Customer Service Fail and Redemption at the Microsoft Store

My relationship with the Microsoft Store deteriorated over the summer. I bought one of their top laptops toward the end of April as a graduation present for myself. The laptop promptly broke and I've been back repeatedly for repairs. Things got ridiculous during the latest bought of repairs. I had to go back to the store constantly over the past 7 days. First, Windows wouldn't start. Windows loaded and then gave me a black screen that flickered on and off. The techs in the front of the Microsoft Store didn't know what the heck was going on, so they held my laptop for repairs. I eventually get the computer back, but realize that they sent me home with the wrong power cord. The tech says "I think there's a random power cord here in the back, it must be yours. Bring your computer in and we'll see." So I go back to Mall of America. It's crowded. The tech didn't make a note of the power cord issue, so another tech fumbles around until the first tech shows up. I get my power cord and go home. I finally sit down with the right power cord, load my video game (Civilization V) and the screen does the blackout/flickering thing again. I take the laptop back to Microsoft the next day. By this time I'm annoyed, but I am purposefully chipper because I hate being dramatic angry customer guy… But this visit to the store was a hot mess. The store employee who greeted me must have been new because he had me check myself in on their computers. I had been to the store over a dozen times at this point and never had to do this. Then I get a tech who opens my computer and basically googles (bings) for solutions to my computer issues. I could have done that at home. The tech then gets into a back-and-forth with the guy who sold me the computer. The salesman says, "Why aren't you just replacing it? He's had too many issues with it. It's a lemon." The tech ignores the salesman and insists on repairing it. So not only am I in this store for the whatever-ish time, but I have to check myself in, watch an employee google for tech answers, and then listen to the employees bicker about what to do next. Plus throughout this experience, I keep getting inconsistent stories about what work is exactly being done to the computer. One person tells me that such-and-such test was done. The next employee says that was not the case. Apparently the Microsoft store employees are either not writing notes in my file, miscommunicating, or just plain making stuff up. They tell me that I have to leave my computer. I give them my passwords and leave my expensive computer at the Microsoft Store again. All of my Apple friends are laughing at me on facebook and twitter. Today I had it. I get a voicemail from the same tech who sent me home with the wrong power cord. He says they need my Steam password because they want to test my game. He's asking for the very password I gave them yesterday. I leave work early and tell my coworkers that it's time to Microsoft how I really feel. This customer service situation was officially ridiculous. So I drive to Mall of America again and this time I'm crabbified. A chipper Microsoft employee greets me at the door. Poor woman had no idea what she was getting into. Chipper MS employee: "Hi, Welcome to the Microsoft Store. How are you?!" Me: "Quite pissed off actually." Chipper MS employee : "That's gr- oh wait, why?" Me : "Because I bought an expensive laptop with you guys and I am constantly in for repairs. The techs keep sending me home without resolving the problem and now they are asking me for information that I already gave to them. This is ridiculous. I'm going to talk to my tech." Horrified MS employee : "Oh, sorry to hear that…" I turn away from the woman and zero-in on the tech at the back desk. He doesn't recognize me at first and then gets an "oh shit" look on his face like a deer in the headlights. Deer-eyed Tech: "Uh, How can I help you?" Me (glaring): "I'm here to check on my HP Envy. You called about a steam password." Deer-eyed Tech: "Uh, yes! Did you call back with it?" Me: "No, I gave it to you yesterday." Deer-eyed Tech: "So you called and told someone about it?" Me: "No. I said I gave it to you guys yesterday when I dropped the computer off. I'm assuming you guys would have made a note about it." Deer-eyed Tech: "Uh, I'll go check in the back." The tech scurries into the back room. I loom around glaring. He finally comes back. Me: "Well?" Deer-eyed Tech: "Oh it was in the notes. I guess I just overlooked it." Me (glaring more intensely): "Okay. So. When is it going to be fixed?" Deer-eyed Tech: "Uh, in a few hours! By the end of the day for sure. I'll call." Me: "Okay." I was a little deflated because I wanted to tell a manager exactly how I felt, but I left the store and waited for the call. It didn't come. I tweeted throughout this week about the epic customer service fail. The Microsoft Store account sent a "Is there anything we can do?" type tweet one day and told me to DM my details. I had to explain to @Microsoftstore that I can't DM someone who doesn't follow me, and by the time they followed me I had already picked up my not-fixed-yet computer. There was no follow up despite @Microsoftstore being tagged on my future complaints and conversations with my twitter friends about the underwhelming customer service. I was disappointed in Microsoft and determined to buy an Apple computer the next time I wanted to drop $1,500-$2,000 on a laptop and warranty. My twitter followers (2,800) and facebook friends (1,600) were aware of my entire experience and the majority of responders were turned off. So after not hearing from my deer-eyed tech, I call the Microsoft Store back and the lady who answers tells me that deer-eyes just left. I explain that I was promised a return call. She apologizes and tells me that a manager will call me back. The manager calls and says that he investigated my experienced, apologizes profusely, and asks me about all of my interactions with the store. It was refreshing that someone from the store acknowledged my poor customer experience instead of just apologizing for things not working. Another underlying issue during this experience is that normally when a customer gets a lemon computer, a store will either offer the customer a new computer or upgrade the product. The laptop I got was one of the most expensive in the store, so an upgrade wasn't likely and wouldn't really make up for the crappy service. An expensive product should work. Period. I wanted to ask for my money back so I could go to the Mac store, but such a request seemed dramatic and unlikely. So I was completely shocked when the manager offered to give me my money back and offered a new computer to me. Say what? The manager actually backed up his lines about customer service and making the customer happy. While refunding my purchase price was unexpected and extremely generous, it does make a lot of sense. I spent a lot of money on the HP Envy and the extended warranty with the expectation that it would work. The computer problems and the bad customer service experience not only soured my expression of the brand, but I was obviously broadcasting my displeasure over twitter and facebook, influencing how my network felt about the store. Plus, a customer who buys an expensive laptop will likely spend more money on other products. Instead of keeping my purchase price and driving me to Apple, (which is across the hall) the manager found a way to ensure that my next $2,000 purchase will be from them. Woop.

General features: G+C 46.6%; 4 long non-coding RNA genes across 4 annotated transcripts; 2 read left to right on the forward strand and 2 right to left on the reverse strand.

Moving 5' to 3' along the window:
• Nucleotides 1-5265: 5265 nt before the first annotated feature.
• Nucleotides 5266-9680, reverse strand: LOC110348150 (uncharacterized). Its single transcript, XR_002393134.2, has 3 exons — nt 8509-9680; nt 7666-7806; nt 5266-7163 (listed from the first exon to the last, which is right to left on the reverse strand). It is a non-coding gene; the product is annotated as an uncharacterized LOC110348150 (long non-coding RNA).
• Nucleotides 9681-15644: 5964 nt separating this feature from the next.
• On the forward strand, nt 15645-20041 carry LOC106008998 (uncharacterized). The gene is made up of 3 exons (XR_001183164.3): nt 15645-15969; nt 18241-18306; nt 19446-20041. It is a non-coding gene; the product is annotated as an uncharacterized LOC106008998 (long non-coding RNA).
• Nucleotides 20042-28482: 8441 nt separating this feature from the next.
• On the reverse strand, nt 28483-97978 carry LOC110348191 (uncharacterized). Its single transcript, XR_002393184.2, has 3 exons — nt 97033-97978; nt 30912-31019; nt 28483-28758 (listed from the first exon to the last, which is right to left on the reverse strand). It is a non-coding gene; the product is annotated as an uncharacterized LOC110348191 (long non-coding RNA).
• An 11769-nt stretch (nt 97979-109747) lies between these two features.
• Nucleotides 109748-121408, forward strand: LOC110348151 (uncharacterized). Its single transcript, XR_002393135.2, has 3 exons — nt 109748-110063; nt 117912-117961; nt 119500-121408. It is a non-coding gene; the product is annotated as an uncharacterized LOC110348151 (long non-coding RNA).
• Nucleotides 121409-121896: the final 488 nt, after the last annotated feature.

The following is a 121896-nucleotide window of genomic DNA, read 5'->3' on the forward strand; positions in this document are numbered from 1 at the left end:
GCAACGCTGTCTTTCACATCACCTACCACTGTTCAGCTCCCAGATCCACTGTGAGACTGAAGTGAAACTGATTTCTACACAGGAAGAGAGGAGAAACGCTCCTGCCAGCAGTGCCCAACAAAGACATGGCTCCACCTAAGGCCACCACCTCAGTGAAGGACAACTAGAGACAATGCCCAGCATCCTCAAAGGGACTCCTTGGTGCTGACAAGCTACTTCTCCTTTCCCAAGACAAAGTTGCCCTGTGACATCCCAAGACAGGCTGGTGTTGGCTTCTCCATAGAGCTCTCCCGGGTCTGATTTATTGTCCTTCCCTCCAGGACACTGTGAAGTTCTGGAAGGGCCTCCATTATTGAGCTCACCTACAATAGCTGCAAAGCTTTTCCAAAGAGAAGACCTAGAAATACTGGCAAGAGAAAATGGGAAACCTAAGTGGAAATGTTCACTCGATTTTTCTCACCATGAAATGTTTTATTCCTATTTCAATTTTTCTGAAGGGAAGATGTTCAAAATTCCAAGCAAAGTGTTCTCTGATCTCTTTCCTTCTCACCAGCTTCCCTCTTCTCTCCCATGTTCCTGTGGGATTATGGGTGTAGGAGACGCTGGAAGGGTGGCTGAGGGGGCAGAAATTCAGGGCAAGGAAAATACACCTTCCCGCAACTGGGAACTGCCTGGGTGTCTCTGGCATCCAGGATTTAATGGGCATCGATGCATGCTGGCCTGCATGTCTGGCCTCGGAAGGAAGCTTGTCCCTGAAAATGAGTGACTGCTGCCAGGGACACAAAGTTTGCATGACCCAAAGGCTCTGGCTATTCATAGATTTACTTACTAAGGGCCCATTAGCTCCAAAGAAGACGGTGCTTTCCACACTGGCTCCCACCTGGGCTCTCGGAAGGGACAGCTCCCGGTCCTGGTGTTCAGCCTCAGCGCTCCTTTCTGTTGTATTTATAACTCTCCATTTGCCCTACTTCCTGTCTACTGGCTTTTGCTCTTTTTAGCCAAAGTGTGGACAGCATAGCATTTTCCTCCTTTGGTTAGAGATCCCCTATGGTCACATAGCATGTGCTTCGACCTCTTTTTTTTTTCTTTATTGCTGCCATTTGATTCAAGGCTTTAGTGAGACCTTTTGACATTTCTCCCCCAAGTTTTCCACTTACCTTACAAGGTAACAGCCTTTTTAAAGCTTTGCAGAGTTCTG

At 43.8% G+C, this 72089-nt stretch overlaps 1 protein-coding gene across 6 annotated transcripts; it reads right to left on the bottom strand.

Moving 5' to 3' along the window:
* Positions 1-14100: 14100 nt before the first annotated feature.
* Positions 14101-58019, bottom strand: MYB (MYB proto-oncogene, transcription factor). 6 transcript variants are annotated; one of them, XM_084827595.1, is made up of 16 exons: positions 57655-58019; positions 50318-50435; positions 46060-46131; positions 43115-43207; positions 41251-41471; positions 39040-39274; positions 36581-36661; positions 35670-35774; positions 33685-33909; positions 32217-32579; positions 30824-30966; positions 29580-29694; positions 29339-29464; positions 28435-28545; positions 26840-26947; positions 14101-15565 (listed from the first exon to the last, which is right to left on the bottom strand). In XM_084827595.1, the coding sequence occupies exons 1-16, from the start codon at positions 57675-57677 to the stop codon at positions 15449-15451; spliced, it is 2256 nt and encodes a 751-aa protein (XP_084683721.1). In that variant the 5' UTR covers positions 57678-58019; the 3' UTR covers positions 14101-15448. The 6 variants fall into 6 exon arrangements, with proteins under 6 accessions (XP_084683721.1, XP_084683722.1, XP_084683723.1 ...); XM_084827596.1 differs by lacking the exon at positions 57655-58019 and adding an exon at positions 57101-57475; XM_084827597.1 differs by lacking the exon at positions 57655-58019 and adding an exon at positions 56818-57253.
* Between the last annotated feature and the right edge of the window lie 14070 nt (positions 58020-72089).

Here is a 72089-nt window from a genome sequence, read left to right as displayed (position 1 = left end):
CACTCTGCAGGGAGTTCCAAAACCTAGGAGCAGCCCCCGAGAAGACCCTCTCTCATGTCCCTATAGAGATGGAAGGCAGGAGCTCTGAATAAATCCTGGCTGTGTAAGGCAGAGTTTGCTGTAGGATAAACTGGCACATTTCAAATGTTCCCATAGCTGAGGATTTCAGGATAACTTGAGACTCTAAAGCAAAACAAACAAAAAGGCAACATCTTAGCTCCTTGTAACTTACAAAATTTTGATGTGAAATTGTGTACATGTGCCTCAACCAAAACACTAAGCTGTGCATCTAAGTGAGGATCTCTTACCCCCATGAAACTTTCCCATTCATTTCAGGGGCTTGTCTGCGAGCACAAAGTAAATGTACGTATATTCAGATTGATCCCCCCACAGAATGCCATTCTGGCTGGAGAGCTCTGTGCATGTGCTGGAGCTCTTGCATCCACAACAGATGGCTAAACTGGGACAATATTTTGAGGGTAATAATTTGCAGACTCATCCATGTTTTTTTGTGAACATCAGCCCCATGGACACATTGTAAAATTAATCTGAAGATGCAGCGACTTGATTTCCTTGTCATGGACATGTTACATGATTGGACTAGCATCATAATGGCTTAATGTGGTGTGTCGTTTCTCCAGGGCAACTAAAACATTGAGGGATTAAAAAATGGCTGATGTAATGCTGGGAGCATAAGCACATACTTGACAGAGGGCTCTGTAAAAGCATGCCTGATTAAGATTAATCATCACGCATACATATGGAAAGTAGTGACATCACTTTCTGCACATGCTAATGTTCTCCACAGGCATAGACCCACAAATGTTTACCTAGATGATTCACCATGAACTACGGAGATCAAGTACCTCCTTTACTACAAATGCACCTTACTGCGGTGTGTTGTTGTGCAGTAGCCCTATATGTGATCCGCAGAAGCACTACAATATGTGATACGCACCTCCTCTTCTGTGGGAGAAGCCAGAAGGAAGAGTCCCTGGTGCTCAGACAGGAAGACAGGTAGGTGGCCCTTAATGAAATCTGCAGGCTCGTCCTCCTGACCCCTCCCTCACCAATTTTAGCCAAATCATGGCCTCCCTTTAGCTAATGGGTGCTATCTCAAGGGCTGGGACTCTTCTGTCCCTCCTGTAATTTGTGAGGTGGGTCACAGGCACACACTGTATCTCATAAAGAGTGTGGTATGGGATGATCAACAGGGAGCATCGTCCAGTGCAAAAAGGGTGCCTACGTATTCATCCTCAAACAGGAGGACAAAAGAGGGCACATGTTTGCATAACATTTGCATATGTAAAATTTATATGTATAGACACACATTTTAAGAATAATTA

Read more detail on Recent Law Student Posts –

Legal notice about the Customer Service Fail and Redemption at the Microsoft Store rubric : Hukuki Net Legal News is not responsible for the privacy statements or other content from Web sites outside of the site. Please refer the progenitor link to check the legal entity of this resource hereinabove.

Do you need High Quality Legal documents or forms related to Customer Service Fail and Redemption at the Microsoft Store?

This entry was posted in Law Students and tagged , , , , , . Bookmark the permalink.

Leave a Reply